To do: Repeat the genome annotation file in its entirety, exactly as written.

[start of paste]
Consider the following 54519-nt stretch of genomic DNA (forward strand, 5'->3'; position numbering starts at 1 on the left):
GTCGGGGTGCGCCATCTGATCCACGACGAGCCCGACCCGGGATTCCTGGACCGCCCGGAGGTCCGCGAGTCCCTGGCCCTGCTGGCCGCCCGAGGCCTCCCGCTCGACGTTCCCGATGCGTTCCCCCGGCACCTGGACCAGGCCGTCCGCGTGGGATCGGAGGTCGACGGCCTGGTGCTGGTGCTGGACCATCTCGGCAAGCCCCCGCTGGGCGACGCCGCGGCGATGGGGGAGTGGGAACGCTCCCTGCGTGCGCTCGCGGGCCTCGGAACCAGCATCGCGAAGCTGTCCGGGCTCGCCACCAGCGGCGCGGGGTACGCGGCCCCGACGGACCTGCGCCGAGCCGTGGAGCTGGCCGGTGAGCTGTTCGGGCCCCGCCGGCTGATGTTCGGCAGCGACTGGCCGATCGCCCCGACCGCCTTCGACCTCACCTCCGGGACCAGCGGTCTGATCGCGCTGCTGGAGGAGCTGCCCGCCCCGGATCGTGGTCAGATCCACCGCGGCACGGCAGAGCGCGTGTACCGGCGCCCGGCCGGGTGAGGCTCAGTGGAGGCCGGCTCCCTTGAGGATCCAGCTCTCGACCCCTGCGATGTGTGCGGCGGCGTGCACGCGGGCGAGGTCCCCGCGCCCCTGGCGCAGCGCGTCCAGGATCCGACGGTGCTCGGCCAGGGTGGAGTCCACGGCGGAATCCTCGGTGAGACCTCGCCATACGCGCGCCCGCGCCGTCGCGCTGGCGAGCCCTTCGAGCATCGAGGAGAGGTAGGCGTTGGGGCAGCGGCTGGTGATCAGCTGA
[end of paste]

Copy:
Consider the following 54519-nt stretch of genomic DNA (forward strand, 5'->3'; position numbering starts at 1 on the left):
GTCGGGGTGCGCCATCTGATCCACGACGAGCCCGACCCGGGATTCCTGGACCGCCCGGAGGTCCGCGAGTCCCTGGCCCTGCTGGCCGCCCGAGGCCTCCCGCTCGACGTTCCCGATGCGTTCCCCCGGCACCTGGACCAGGCCGTCCGCGTGGGATCGGAGGTCGACGGCCTGGTGCTGGTGCTGGACCATCTCGGCAAGCCCCCGCTGGGCGACGCCGCGGCGATGGGGGAGTGGGAACGCTCCCTGCGTGCGCTCGCGGGCCTCGGAACCAGCATCGCGAAGCTGTCCGGGCTCGCCACCAGCGGCGCGGGGTACGCGGCCCCGACGGACCTGCGCCGAGCCGTGGAGCTGGCCGGTGAGCTGTTCGGGCCCCGCCGGCTGATGTTCGGCAGCGACTGGCCGATCGCCCCGACCGCCTTCGACCTCACCTCCGGGACCAGCGGTCTGATCGCGCTGCTGGAGGAGCTGCCCGCCCCGGATCGTGGTCAGATCCACCGCGGCACGGCAGAGCGCGTGTACCGGCGCCCGGCCGGGTGAGGCTCAGTGGAGGCCGGCTCCCTTGAGGATCCAGCTCTCGACCCCTGCGATGTGTGCGGCGGCGTGCACGCGGGCGAGGTCCCCGCGCCCCTGGCGCAGCGCGTCCAGGATCCGACGGTGCTCGGCCAGGGTGGAGTCCACGGCGGAATCCTCGGTGAGACCTCGCCATACGCGCGCCCGCGCCGTCGCGCTGGCGAGCCCTTCGAGCATCGAGGAGAGGTAGGCGTTGGGGCAGCGGCTGGTGATCAGCTGA